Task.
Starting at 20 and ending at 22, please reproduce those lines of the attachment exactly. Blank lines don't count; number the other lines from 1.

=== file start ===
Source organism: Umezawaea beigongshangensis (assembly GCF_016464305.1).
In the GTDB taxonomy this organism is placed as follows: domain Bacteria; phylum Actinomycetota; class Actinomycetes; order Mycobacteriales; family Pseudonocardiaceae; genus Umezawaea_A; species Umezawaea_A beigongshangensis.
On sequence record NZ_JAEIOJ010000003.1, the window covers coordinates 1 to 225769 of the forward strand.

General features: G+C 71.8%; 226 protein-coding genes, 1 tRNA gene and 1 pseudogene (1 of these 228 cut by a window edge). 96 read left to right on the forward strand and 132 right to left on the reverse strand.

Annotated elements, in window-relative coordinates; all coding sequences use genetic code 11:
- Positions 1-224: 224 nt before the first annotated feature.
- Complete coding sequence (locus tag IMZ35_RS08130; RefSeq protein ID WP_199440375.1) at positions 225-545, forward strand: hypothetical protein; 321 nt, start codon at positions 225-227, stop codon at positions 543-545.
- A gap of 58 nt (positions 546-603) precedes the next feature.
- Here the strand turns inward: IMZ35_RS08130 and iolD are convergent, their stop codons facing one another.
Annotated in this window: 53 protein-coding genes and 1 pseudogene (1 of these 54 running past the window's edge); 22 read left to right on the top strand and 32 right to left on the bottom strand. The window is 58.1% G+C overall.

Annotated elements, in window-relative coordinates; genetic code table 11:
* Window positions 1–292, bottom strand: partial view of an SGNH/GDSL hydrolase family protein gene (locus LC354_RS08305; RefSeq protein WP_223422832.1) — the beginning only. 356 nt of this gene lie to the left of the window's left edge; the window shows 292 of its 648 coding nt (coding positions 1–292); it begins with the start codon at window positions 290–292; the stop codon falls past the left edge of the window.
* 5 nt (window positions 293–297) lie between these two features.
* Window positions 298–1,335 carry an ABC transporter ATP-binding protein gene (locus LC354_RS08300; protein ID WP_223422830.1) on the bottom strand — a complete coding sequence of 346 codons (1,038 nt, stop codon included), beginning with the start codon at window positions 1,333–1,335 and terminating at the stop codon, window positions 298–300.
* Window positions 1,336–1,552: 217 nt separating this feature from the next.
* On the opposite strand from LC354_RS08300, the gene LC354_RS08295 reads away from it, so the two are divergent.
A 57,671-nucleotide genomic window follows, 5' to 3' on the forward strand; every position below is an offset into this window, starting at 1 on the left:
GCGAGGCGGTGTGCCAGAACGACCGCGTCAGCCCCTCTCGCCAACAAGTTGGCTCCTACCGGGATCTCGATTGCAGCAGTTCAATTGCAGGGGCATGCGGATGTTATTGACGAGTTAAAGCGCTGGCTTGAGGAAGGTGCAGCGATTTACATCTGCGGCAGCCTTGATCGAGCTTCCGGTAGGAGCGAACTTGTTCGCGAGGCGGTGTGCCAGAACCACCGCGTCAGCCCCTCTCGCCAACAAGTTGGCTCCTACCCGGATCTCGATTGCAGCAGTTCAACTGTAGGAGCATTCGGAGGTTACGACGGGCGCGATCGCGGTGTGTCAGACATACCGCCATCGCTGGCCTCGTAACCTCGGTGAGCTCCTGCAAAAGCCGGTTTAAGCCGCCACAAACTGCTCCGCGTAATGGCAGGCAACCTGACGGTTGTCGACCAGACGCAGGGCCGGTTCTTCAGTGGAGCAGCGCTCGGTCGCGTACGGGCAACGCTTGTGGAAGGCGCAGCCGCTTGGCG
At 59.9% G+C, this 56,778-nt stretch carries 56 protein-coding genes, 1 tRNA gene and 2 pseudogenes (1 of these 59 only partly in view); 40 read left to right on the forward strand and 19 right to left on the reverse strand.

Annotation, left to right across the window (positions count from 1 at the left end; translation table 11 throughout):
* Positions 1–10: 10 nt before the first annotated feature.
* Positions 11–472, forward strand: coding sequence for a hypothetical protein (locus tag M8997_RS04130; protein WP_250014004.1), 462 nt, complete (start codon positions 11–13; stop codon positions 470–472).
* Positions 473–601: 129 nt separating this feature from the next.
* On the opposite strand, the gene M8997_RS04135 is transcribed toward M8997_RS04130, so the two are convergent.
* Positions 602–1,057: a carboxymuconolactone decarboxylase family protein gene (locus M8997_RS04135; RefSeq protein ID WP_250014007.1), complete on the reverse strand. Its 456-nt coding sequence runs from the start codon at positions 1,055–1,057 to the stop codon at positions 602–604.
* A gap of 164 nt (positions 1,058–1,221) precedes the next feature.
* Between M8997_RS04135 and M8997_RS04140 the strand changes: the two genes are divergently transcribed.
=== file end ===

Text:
Annotation, left to right across the window (positions count from 1 at the left end; translation table 11 throughout):
* Positions 1–10: 10 nt before the first annotated feature.
* Positions 11–472, forward strand: coding sequence for a hypothetical protein (locus tag M8997_RS04130; protein WP_250014004.1), 462 nt, complete (start codon positions 11–13; stop codon positions 470–472).